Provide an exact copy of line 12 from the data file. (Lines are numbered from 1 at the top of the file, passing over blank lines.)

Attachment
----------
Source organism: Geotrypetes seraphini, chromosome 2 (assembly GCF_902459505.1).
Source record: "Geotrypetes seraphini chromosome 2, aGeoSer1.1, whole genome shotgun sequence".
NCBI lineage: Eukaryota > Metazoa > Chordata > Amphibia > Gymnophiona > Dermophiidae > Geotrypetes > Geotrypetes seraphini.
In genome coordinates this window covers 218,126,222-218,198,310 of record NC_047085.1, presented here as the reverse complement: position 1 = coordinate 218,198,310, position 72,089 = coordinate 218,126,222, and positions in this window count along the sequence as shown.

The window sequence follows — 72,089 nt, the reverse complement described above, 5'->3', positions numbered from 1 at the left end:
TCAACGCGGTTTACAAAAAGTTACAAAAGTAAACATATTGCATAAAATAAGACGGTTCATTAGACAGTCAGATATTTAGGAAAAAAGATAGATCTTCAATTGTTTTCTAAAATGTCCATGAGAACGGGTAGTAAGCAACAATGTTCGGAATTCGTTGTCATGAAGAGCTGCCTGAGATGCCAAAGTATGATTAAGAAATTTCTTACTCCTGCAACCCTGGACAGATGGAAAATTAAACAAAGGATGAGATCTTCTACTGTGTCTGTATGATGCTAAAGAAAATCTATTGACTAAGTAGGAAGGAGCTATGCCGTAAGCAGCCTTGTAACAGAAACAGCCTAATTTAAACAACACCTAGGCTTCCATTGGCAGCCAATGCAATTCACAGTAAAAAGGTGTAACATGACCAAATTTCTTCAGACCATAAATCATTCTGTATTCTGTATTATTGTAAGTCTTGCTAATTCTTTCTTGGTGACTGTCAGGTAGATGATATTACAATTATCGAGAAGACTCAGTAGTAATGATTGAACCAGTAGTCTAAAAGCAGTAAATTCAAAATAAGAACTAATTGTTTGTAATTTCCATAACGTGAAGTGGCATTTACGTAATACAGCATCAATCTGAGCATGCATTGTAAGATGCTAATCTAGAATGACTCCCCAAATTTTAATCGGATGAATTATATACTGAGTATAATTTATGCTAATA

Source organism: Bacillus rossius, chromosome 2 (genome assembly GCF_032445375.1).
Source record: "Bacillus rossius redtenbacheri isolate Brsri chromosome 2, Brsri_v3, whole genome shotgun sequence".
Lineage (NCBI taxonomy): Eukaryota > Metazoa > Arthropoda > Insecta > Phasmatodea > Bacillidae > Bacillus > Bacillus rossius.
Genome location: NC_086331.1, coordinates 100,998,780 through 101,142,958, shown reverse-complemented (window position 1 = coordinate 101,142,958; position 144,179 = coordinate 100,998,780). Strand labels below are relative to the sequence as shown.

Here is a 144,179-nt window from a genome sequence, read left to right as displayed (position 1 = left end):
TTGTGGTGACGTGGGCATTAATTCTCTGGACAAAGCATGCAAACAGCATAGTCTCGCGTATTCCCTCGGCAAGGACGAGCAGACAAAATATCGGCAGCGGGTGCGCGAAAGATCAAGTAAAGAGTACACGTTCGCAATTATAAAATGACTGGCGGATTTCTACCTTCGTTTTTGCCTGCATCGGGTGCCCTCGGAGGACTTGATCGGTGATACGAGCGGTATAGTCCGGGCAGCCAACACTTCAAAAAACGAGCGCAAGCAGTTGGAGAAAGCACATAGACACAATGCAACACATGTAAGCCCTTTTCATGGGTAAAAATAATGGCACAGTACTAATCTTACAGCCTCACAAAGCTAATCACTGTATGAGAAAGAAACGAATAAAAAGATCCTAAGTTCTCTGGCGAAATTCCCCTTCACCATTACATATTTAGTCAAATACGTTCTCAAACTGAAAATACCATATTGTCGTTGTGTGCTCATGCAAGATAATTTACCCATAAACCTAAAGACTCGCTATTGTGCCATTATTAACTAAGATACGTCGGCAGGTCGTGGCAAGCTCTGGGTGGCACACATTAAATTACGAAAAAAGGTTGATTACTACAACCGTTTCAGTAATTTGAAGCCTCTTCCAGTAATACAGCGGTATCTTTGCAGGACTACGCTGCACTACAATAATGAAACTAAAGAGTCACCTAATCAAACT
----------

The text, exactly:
TTGTGGTGACGTGGGCATTAATTCTCTGGACAAAGCATGCAAACAGCATAGTCTCGCGTATTCCCTCGGCAAGGACGAGCAGACAAAATATCGGCAGCGGGTGCGCGAAAGATCAAGTAAAGAGTACACGTTCGCAATTATAAAATGACTGGCGGATTTCTACCTTCGTTTTTGCCTGCATCGGGTGCCCTCGGAGGACTTGATCGGTGATACGAGCGGTATAGTCCGGGCAGCCAACACTTCAAAAAACGAGCGCAAGCAGTTGGAGAAAGCACATAGACACAATGCAACACATGTAAGCCCTTTTCATGGGTAAAAATAATGGCACAGTACTAATCTTACAGCCTCACAAAGCTAATCACTGTATGAGAAAGAAACGAATAAAAAGATCCTAAGTTCTCTGGCGAAATTCCCCTTCACCATTACATATTTAGTCAAATACGTTCTCAAACTGAAAATACCATATTGTCGTTGTGTGCTCATGCAAGATAATTTACCCATAAACCTAAAGACTCGCTATTGTGCCATTATTAACTAAGATACGTCGGCAGGTCGTGGCAAGCTCTGGGTGGCACACATTAAATTACGAAAAAAGGTTGATTACTACAACCGTTTCAGTAATTTGAAGCCTCTTCCAGTAATACAGCGGTATCTTTGCAGGACTACGCTGCACTACAATAATGAAACTAAAGAGTCACCTAATCAAACT